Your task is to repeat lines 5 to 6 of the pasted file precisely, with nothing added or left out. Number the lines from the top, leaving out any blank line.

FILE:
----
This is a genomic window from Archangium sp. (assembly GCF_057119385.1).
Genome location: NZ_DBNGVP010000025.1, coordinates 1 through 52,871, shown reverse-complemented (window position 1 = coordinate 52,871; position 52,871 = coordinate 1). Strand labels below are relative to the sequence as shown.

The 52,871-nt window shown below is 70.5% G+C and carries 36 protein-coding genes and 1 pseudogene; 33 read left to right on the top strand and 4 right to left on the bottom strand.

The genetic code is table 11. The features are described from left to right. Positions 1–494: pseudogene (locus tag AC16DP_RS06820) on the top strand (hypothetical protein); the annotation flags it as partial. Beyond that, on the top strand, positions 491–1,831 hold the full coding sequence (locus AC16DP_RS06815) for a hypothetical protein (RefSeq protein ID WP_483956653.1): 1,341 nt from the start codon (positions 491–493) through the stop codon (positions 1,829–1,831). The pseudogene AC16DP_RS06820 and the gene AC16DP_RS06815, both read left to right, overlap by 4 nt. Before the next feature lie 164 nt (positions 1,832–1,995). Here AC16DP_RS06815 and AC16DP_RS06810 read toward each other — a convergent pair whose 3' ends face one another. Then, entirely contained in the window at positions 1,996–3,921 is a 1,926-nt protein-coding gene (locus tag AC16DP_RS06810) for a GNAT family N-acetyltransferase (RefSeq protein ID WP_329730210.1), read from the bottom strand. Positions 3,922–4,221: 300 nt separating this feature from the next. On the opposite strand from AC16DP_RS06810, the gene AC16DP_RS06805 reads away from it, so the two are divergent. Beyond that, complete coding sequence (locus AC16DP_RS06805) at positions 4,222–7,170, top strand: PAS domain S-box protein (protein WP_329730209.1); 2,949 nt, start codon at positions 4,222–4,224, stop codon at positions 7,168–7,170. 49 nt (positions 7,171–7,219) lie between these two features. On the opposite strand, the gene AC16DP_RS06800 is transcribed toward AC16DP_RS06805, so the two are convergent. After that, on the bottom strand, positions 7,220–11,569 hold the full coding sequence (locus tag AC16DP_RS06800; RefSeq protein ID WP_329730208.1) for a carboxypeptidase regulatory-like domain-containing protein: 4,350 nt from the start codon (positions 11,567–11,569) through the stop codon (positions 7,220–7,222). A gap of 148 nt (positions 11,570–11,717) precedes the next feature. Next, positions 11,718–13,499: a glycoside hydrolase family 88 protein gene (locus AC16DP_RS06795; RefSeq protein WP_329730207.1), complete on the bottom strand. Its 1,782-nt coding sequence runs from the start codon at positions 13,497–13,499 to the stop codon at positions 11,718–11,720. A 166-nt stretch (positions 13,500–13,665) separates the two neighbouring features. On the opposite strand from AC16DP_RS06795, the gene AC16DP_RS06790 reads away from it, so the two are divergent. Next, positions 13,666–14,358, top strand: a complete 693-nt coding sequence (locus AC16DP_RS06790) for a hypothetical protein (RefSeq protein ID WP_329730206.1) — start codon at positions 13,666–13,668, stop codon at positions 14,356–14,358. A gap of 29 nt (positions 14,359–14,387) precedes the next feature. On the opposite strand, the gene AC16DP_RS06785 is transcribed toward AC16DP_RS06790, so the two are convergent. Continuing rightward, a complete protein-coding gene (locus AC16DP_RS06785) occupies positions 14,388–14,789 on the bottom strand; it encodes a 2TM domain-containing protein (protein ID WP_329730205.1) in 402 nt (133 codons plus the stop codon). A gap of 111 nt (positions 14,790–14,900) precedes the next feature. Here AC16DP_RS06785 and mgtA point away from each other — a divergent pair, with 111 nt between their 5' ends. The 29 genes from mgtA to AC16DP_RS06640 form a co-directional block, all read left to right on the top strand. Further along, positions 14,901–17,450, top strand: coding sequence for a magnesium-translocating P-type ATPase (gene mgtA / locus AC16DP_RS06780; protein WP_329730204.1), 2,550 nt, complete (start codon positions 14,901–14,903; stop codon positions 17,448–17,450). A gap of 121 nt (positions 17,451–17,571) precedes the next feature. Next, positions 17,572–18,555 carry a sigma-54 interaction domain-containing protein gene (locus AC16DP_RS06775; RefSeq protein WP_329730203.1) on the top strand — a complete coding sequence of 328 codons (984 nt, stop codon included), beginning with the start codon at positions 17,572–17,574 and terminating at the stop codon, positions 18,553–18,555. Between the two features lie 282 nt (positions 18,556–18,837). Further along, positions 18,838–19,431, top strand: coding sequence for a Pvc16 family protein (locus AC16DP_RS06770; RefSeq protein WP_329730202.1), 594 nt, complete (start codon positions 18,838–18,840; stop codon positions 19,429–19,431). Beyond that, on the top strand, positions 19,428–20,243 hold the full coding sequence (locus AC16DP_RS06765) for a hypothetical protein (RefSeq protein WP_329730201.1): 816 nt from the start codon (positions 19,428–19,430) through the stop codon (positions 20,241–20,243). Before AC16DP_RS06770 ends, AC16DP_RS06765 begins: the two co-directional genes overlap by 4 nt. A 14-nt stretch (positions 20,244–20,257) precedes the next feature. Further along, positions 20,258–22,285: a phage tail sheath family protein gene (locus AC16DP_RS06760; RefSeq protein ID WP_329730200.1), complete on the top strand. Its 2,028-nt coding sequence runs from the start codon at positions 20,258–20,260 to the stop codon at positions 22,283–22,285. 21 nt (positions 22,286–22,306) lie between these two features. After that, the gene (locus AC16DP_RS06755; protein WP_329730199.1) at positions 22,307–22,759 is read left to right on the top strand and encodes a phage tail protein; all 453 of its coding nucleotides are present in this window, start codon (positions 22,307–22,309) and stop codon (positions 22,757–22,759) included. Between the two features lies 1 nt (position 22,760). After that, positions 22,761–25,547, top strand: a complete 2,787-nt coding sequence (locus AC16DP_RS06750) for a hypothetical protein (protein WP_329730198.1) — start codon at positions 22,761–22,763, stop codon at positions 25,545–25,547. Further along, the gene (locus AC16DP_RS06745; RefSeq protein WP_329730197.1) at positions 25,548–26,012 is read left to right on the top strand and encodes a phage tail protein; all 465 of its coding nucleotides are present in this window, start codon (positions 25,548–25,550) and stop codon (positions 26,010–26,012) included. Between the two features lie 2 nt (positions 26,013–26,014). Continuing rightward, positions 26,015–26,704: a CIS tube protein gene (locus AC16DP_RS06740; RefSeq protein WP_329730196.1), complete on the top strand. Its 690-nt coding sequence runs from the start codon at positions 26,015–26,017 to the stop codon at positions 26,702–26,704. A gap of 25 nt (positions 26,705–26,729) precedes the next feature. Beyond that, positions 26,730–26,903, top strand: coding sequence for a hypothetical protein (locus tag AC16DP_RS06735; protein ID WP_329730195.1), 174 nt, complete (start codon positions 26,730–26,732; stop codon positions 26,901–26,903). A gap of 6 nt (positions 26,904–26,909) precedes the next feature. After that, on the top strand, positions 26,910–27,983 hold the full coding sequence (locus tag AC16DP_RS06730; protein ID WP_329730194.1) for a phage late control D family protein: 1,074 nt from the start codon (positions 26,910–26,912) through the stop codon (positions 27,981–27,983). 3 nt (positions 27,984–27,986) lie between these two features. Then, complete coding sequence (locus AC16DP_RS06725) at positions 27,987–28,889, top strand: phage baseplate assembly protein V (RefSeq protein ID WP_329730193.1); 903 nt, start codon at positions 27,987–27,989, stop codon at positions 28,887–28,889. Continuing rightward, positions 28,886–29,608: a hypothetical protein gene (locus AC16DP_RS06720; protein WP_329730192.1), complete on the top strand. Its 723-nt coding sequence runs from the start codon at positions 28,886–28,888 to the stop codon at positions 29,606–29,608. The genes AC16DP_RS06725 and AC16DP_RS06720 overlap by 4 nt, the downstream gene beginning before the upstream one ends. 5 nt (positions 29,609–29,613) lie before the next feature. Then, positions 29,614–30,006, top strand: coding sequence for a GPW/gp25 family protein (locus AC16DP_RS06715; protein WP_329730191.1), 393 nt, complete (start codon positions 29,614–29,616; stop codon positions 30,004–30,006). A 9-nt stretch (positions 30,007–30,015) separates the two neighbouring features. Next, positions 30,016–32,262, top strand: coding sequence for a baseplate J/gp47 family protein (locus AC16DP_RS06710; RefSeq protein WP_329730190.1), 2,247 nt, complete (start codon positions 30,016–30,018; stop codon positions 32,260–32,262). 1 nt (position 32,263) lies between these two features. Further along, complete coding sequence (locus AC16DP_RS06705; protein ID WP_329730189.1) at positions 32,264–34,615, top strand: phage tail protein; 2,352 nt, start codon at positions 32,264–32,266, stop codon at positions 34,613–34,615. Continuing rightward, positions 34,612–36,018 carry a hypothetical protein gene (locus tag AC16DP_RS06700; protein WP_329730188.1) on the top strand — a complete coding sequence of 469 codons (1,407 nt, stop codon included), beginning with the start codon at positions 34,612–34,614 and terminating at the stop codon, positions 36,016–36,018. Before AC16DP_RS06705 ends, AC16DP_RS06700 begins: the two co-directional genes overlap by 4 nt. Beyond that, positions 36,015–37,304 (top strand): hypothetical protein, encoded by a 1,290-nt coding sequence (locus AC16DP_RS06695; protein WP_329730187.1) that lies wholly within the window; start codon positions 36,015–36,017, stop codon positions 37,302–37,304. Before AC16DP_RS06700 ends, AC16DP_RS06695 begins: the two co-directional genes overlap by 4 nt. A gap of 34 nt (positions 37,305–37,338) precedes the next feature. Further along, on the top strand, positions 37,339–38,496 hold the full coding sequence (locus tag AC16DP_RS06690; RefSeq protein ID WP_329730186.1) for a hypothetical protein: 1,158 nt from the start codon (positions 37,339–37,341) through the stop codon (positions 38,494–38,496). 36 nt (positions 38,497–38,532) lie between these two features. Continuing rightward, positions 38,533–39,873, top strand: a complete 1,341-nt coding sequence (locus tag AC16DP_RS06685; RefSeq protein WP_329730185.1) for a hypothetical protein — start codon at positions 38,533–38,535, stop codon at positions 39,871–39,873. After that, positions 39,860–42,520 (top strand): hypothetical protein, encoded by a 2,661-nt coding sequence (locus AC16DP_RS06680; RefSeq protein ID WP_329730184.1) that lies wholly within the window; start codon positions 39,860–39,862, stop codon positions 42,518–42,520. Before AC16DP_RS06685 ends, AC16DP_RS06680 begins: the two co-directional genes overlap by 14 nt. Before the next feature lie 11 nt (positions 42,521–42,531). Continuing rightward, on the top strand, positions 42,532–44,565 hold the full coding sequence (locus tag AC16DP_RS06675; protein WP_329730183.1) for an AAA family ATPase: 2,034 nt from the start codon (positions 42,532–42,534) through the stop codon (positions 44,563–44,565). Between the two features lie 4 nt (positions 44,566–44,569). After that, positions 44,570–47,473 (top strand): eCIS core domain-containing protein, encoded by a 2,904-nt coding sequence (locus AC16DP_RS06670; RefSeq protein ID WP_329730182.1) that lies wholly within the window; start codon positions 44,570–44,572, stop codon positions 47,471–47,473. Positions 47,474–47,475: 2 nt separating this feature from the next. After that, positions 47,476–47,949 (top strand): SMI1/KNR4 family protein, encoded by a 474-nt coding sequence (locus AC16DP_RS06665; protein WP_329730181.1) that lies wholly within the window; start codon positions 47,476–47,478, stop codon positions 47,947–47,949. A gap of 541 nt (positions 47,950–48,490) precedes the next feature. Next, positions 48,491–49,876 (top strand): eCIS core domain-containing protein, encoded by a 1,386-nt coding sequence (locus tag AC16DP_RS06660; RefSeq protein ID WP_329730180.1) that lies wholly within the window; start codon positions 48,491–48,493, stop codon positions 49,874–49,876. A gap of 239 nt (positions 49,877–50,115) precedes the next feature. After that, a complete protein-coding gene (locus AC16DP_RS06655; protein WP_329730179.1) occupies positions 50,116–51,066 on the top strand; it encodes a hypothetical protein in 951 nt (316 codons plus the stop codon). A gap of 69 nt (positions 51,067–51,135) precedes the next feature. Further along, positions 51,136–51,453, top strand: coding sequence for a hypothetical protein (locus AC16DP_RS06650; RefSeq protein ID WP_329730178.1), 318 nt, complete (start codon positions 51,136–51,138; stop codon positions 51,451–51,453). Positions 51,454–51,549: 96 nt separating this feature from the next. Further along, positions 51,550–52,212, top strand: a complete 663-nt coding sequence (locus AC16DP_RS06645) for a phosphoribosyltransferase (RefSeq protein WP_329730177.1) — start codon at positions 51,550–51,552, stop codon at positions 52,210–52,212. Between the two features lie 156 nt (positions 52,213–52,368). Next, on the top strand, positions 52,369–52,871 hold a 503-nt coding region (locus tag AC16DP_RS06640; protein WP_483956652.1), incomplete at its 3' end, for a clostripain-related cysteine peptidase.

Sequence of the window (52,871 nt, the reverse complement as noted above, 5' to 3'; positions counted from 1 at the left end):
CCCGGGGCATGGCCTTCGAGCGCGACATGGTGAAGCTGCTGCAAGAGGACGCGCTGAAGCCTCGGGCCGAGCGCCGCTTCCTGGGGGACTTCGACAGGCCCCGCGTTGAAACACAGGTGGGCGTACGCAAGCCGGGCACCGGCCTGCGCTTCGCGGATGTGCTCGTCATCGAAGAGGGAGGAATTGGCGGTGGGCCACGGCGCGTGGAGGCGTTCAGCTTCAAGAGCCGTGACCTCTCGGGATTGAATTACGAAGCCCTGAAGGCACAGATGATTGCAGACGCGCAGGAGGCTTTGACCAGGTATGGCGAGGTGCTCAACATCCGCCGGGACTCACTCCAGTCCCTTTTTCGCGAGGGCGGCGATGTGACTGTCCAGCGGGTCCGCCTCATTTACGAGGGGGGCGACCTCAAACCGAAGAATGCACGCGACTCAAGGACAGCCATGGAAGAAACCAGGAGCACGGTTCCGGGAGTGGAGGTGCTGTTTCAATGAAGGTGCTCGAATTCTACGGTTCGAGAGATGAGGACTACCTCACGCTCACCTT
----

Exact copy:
Sequence of the window (52,871 nt, the reverse complement as noted above, 5' to 3'; positions counted from 1 at the left end):
CCCGGGGCATGGCCTTCGAGCGCGACATGGTGAAGCTGCTGCAAGAGGACGCGCTGAAGCCTCGGGCCGAGCGCCGCTTCCTGGGGGACTTCGACAGGCCCCGCGTTGAAACACAGGTGGGCGTACGCAAGCCGGGCACCGGCCTGCGCTTCGCGGATGTGCTCGTCATCGAAGAGGGAGGAATTGGCGGTGGGCCACGGCGCGTGGAGGCGTTCAGCTTCAAGAGCCGTGACCTCTCGGGATTGAATTACGAAGCCCTGAAGGCACAGATGATTGCAGACGCGCAGGAGGCTTTGACCAGGTATGGCGAGGTGCTCAACATCCGCCGGGACTCACTCCAGTCCCTTTTTCGCGAGGGCGGCGATGTGACTGTCCAGCGGGTCCGCCTCATTTACGAGGGGGGCGACCTCAAACCGAAGAATGCACGCGACTCAAGGACAGCCATGGAAGAAACCAGGAGCACGGTTCCGGGAGTGGAGGTGCTGTTTCAATGAAGGTGCTCGAATTCTACGGTTCGAGAGATGAGGACTACCTCACGCTCACCTT